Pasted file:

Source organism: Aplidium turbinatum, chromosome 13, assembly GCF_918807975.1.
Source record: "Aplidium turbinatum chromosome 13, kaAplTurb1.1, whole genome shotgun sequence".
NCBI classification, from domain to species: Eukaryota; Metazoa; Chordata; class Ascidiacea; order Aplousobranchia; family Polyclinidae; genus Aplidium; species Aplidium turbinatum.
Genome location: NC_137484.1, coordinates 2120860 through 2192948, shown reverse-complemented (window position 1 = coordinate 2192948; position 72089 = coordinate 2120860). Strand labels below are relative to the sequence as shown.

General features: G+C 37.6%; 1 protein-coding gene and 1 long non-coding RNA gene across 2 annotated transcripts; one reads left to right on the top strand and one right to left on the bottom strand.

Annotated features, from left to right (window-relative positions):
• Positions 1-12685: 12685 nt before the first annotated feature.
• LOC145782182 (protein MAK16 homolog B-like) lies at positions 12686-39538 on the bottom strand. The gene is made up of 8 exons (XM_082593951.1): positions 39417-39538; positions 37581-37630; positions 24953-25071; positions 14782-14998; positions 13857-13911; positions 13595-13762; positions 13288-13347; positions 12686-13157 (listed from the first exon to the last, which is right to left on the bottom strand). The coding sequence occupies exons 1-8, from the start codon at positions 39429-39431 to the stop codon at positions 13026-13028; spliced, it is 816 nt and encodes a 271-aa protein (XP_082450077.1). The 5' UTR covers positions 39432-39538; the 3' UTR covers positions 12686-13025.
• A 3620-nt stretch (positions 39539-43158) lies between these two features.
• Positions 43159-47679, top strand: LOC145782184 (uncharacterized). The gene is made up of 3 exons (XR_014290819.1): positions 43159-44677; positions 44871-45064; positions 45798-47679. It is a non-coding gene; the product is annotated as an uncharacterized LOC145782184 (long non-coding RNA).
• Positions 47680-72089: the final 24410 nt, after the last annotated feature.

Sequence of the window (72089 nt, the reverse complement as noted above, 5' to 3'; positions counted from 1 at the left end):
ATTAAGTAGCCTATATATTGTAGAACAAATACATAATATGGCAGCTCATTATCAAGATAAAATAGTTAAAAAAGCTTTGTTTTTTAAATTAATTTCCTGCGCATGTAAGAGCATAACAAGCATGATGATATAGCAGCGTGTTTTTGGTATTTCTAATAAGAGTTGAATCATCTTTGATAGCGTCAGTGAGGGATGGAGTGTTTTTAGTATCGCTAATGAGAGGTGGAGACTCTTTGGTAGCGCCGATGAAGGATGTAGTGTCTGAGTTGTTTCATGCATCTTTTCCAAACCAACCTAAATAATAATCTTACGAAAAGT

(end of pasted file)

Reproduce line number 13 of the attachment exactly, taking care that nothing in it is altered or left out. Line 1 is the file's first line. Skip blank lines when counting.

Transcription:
ATTAAGTAGCCTATATATTGTAGAACAAATACATAATATGGCAGCTCATTATCAAGATAAAATAGTTAAAAAAGCTTTGTTTTTTAAATTAATTTCCTGCGCATGTAAGAGCATAACAAGCATGATGATATAGCAGCGTGTTTTTGGTATTTCTAATAAGAGTTGAATCATCTTTGATAGCGTCAGTGAGGGATGGAGTGTTTTTAGTATCGCTAATGAGAGGTGGAGACTCTTTGGTAGCGCCGATGAAGGATGTAGTGTCTGAGTTGTTTCATGCATCTTTTCCAAACCAACCTAAATAATAATCTTACGAAAAGT